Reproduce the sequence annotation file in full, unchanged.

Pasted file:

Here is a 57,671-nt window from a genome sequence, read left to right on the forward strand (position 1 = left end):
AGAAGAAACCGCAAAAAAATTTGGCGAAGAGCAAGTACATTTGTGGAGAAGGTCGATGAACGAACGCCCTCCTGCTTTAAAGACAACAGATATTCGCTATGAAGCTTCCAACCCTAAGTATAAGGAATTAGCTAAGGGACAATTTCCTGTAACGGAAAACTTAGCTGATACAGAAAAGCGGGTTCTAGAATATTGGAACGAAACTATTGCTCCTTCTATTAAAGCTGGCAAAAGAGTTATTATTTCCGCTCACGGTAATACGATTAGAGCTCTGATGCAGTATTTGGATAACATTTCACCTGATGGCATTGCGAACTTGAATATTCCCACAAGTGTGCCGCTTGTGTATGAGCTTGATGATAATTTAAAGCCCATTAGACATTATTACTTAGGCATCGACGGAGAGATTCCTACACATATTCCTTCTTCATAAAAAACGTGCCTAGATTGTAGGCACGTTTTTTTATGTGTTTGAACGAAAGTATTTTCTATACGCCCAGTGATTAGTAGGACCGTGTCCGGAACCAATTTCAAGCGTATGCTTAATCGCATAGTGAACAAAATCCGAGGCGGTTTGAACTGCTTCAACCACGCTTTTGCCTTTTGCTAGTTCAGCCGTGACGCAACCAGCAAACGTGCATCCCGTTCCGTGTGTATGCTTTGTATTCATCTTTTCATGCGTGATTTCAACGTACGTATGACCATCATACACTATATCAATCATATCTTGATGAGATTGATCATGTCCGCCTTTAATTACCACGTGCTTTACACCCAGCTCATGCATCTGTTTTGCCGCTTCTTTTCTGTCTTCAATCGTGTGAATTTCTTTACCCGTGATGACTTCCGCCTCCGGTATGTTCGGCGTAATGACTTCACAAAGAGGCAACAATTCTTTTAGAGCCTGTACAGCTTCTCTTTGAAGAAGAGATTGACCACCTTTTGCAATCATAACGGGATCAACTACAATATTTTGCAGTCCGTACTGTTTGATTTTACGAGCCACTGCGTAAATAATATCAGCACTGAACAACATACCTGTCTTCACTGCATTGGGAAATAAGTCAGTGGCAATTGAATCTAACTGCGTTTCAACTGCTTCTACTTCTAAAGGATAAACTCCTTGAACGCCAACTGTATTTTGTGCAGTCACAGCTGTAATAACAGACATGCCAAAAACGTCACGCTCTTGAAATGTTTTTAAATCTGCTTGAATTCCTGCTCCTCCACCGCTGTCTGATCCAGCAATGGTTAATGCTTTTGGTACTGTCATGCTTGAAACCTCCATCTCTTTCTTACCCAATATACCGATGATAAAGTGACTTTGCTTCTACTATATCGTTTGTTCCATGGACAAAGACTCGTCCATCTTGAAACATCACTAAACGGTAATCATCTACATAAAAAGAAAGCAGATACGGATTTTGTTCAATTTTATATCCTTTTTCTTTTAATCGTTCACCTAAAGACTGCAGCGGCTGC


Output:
Here is a 57,671-nt window from a genome sequence, read left to right on the forward strand (position 1 = left end):
AGAAGAAACCGCAAAAAAATTTGGCGAAGAGCAAGTACATTTGTGGAGAAGGTCGATGAACGAACGCCCTCCTGCTTTAAAGACAACAGATATTCGCTATGAAGCTTCCAACCCTAAGTATAAGGAATTAGCTAAGGGACAATTTCCTGTAACGGAAAACTTAGCTGATACAGAAAAGCGGGTTCTAGAATATTGGAACGAAACTATTGCTCCTTCTATTAAAGCTGGCAAAAGAGTTATTATTTCCGCTCACGGTAATACGATTAGAGCTCTGATGCAGTATTTGGATAACATTTCACCTGATGGCATTGCGAACTTGAATATTCCCACAAGTGTGCCGCTTGTGTATGAGCTTGATGATAATTTAAAGCCCATTAGACATTATTACTTAGGCATCGACGGAGAGATTCCTACACATATTCCTTCTTCATAAAAAACGTGCCTAGATTGTAGGCACGTTTTTTTATGTGTTTGAACGAAAGTATTTTCTATACGCCCAGTGATTAGTAGGACCGTGTCCGGAACCAATTTCAAGCGTATGCTTAATCGCATAGTGAACAAAATCCGAGGCGGTTTGAACTGCTTCAACCACGCTTTTGCCTTTTGCTAGTTCAGCCGTGACGCAACCAGCAAACGTGCATCCCGTTCCGTGTGTATGCTTTGTATTCATCTTTTCATGCGTGATTTCAACGTACGTATGACCATCATACACTATATCAATCATATCTTGATGAGATTGATCATGTCCGCCTTTAATTACCACGTGCTTTACACCCAGCTCATGCATCTGTTTTGCCGCTTCTTTTCTGTCTTCAATCGTGTGAATTTCTTTACCCGTGATGACTTCCGCCTCCGGTATGTTCGGCGTAATGACTTCACAAAGAGGCAACAATTCTTTTAGAGCCTGTACAGCTTCTCTTTGAAGAAGAGATTGACCACCTTTTGCAATCATAACGGGATCAACTACAATATTTTGCAGTCCGTACTGTTTGATTTTACGAGCCACTGCGTAAATAATATCAGCACTGAACAACATACCTGTCTTCACTGCATTGGGAAATAAGTCAGTGGCAATTGAATCTAACTGCGTTTCAACTGCTTCTACTTCTAAAGGATAAACTCCTTGAACGCCAACTGTATTTTGTGCAGTCACAGCTGTAATAACAGACATGCCAAAAACGTCACGCTCTTGAAATGTTTTTAAATCTGCTTGAATTCCTGCTCCTCCACCGCTGTCTGATCCAGCAATGGTTAATGCTTTTGGTACTGTCATGCTTGAAACCTCCATCTCTTTCTTACCCAATATACCGATGATAAAGTGACTTTGCTTCTACTATATCGTTTGTTCCATGGACAAAGACTCGTCCATCTTGAAACATCACTAAACGGTAATCATCTACATAAAAAGAAAGCAGATACGGATTTTGTTCAATTTTATATCCTTTTTCTTTTAATCGTTCACCTAAAGACTGCAGCGGCTGC